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GP patient care funding to drop by £200m, says RCGP

The amount of money allocated to GPs to care for patients is set to drop by almost £200m over the next three years, the RCGP has warned.

An analysis of figures by the RCGP showed that total investment in general practice in England fell by 1.2% in 2011/12, a decrease of £8.4bn. The RCGP predicts that if this trend continues, £196m will be lost from GP service funding by 2015/16, equivalent to the current funding for 1.2 million patients.

The college said this was a stark warning that GP practices are being ‘starved of the resources they need’.

The figures also reveal that only 9% of the NHS budget in England was spent on general practice in 2010/11

RCGP chair Professor Clare Gerada said: ‘General practice is the most effective and cost-effective way of providing patient care - a whole day’s care in general practice costs one tenth of a day in hospital. But funding and resources for our services is being stretched to the limits, with family doctors facing ballooning workloads, record hours being worked in surgery and real consequences for patient care.

‘Most GPs want to help alleviate pressure on hospitals, including on A&E, with a shift in care back to the community, but this must be matched with adequate resourcing and we cannot continue to juggle an ever-increasing workload with a decreasing workforce.’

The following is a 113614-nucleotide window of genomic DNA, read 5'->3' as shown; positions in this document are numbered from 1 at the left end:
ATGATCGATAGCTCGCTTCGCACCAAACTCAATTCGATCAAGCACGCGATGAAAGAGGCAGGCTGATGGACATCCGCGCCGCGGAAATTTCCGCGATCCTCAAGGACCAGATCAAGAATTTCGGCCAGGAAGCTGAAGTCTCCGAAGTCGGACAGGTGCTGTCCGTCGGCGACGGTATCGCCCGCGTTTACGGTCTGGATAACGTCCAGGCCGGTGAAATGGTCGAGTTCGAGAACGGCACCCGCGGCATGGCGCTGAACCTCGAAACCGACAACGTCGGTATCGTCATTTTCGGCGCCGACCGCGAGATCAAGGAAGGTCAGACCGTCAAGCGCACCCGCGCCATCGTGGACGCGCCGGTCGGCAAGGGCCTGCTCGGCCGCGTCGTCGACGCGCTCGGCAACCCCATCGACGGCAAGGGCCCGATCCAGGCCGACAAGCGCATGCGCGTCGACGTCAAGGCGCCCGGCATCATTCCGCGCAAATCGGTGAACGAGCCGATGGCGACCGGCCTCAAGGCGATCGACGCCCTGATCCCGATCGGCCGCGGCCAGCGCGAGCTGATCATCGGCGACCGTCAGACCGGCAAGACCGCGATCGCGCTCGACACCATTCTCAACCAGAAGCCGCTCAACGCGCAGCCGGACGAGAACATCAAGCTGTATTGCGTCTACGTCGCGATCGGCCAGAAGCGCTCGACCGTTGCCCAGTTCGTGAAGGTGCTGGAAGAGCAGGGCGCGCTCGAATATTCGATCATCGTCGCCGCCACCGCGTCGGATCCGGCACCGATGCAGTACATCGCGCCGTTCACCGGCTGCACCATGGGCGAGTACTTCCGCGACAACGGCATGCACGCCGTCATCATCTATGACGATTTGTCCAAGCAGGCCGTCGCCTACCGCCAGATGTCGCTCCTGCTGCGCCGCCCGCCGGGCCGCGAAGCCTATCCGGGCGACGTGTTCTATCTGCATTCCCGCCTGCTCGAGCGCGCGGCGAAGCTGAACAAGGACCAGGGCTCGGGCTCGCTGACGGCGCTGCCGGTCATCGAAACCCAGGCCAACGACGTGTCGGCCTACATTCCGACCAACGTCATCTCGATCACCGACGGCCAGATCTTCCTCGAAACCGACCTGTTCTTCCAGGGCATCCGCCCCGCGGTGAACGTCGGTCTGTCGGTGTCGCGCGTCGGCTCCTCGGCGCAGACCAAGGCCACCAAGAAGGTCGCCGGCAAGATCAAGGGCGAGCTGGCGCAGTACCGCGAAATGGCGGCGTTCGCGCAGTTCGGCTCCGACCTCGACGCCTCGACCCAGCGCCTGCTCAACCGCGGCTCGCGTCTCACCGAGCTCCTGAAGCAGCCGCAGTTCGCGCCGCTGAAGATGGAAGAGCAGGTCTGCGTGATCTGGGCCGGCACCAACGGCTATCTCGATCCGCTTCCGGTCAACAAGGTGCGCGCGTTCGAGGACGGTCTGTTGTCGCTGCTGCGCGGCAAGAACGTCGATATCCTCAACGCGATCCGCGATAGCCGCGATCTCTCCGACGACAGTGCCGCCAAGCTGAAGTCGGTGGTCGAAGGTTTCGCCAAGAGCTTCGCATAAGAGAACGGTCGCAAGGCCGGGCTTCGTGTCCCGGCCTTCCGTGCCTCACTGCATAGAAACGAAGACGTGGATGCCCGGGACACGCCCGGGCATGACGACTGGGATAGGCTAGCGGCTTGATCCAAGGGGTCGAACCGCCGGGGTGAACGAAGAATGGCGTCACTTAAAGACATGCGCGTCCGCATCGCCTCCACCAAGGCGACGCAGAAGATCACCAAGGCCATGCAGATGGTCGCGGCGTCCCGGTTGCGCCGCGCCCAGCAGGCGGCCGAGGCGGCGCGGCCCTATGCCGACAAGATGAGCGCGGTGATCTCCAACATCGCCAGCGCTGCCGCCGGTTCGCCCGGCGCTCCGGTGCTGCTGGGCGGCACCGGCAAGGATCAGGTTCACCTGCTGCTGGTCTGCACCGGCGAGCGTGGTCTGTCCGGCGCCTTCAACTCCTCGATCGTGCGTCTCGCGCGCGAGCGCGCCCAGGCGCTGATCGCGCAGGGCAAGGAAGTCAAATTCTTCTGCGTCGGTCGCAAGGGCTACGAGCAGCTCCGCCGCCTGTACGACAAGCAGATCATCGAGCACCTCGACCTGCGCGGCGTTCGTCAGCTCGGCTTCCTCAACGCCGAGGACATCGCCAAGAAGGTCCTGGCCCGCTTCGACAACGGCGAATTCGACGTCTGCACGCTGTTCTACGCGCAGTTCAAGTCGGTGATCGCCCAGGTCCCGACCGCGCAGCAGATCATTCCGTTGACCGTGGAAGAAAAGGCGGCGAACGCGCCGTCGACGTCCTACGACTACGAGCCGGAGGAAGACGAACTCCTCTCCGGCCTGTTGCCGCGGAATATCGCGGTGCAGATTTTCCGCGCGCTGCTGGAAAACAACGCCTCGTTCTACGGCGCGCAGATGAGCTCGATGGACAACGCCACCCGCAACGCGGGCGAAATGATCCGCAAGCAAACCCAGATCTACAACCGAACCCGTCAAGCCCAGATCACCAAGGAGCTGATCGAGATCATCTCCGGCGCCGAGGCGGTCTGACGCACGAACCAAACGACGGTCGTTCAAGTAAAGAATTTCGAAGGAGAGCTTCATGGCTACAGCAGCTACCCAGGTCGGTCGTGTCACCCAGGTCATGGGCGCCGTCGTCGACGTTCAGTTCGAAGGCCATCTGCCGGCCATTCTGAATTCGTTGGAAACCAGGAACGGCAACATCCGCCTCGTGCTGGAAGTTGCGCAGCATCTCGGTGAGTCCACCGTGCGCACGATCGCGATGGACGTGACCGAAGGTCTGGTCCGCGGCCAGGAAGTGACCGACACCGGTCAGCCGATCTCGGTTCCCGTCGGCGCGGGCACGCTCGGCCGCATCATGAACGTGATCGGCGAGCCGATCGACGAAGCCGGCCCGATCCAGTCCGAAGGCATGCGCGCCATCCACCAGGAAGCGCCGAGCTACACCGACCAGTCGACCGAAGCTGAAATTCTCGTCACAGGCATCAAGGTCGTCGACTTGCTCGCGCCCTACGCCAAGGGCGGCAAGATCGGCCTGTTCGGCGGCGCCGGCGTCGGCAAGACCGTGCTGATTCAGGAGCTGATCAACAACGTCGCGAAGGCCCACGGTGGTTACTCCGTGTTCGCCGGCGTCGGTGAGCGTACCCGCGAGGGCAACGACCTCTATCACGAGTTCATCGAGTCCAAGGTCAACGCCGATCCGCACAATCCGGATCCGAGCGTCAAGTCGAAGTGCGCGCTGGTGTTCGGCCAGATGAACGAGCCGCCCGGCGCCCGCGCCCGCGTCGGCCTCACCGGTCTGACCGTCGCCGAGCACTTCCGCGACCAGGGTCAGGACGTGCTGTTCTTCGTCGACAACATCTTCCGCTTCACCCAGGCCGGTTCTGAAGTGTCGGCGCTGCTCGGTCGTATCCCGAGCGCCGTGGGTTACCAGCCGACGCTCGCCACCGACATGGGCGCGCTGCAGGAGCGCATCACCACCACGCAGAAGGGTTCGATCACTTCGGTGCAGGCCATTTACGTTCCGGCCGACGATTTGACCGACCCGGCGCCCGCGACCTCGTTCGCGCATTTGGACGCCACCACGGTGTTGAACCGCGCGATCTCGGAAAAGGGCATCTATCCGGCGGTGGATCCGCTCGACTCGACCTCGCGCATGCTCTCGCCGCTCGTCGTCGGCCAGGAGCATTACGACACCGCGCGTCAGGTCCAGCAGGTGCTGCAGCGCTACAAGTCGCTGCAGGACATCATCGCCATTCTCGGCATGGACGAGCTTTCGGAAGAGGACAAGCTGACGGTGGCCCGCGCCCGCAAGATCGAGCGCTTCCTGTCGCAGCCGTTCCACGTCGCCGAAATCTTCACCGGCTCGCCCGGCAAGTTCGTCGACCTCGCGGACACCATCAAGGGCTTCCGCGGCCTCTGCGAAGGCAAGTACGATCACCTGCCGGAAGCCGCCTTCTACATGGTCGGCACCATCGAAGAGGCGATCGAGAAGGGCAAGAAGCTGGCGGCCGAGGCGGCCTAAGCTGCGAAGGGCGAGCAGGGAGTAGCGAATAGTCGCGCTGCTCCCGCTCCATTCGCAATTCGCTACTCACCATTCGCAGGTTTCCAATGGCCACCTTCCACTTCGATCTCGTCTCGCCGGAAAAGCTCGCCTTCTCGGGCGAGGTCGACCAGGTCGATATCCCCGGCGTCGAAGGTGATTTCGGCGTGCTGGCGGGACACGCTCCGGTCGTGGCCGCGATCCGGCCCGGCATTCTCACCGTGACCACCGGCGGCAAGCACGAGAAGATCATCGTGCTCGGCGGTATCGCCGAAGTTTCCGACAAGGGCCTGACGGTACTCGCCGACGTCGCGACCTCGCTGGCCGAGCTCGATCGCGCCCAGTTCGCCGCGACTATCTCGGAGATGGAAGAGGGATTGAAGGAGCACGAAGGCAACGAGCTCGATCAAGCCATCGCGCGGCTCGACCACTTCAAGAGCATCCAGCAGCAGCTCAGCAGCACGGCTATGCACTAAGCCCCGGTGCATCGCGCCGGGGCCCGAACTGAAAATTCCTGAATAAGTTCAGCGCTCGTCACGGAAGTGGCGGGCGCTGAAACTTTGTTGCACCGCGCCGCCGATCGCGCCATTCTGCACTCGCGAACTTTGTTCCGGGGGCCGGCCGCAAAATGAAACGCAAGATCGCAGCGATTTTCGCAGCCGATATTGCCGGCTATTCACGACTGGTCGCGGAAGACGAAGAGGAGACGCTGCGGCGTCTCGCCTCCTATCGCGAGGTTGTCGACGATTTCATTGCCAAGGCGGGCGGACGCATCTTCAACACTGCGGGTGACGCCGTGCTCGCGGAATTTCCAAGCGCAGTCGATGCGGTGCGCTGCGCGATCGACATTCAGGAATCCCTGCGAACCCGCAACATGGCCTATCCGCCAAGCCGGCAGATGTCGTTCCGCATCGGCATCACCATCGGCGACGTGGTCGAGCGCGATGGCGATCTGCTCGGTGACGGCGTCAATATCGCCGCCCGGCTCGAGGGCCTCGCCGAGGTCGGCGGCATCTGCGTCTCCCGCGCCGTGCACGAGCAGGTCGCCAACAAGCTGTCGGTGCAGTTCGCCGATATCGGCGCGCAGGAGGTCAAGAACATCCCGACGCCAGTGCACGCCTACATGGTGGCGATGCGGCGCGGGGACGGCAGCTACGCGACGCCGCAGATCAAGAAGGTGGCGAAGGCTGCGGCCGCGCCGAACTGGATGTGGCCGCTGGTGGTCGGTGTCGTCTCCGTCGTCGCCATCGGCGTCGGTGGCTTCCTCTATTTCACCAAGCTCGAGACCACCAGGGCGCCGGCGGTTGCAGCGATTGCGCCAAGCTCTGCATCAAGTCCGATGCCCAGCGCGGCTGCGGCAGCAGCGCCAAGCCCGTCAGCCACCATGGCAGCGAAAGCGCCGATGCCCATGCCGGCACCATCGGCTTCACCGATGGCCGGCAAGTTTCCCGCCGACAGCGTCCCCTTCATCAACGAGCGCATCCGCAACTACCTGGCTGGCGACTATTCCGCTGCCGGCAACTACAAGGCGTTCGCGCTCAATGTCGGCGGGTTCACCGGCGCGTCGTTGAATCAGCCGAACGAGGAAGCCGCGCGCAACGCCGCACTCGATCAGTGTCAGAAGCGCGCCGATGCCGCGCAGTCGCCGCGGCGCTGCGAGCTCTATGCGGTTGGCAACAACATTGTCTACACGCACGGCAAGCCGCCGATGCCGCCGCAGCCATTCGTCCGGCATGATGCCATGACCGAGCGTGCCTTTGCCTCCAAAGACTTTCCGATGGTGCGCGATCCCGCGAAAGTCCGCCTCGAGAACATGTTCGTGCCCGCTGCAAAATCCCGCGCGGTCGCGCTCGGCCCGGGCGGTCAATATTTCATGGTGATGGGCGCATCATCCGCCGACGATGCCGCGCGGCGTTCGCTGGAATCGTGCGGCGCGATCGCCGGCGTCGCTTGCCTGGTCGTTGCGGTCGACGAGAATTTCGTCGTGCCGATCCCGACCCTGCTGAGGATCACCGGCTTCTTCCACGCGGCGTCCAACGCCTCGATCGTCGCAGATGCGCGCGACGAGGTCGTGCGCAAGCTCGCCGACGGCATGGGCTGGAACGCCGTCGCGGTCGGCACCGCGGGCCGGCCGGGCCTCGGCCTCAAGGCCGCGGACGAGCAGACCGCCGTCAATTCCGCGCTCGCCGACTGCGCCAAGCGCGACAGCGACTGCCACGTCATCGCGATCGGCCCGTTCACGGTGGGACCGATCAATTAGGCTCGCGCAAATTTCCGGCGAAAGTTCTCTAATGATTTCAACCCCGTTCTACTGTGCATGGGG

A spokesperson for the Department of Health disputed the figures and said that the Government was ‘not planning to cut funding levels for primary care’.

‘Funding has actually increased by 1.3% this year,’ the spokesperson added.

Readers' comments (5)

  • 1.3% increase in funding, excellent, remind me what the inflation rate is!

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  • Vinci Ho

    (1) there is no consideration of ageing population as well as baby boom , all requiring further investment in NHS
    (2) the tone of DoH is insulting ,' take the 1.3% or leave it , it could very easily be 0%' despicable !

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  • 1.3% increase won't cover the additional costs of CQC - let alone increased expenses, CCG committments or any work transfered from secondary - and increasingly community - care.
    From the decision to cut the DDRB recommendations (which were not generous in the first place), it might seem that the DH has little or no idea of general practice: but when has DH *ever* had the slightest understanding of general practice?

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  • These type of things happen when brilliant people like Dr Gerada are at the helm of general practice.

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  • Primary care did well then. The acute sector got a negative inflation uplift of nearly -2%

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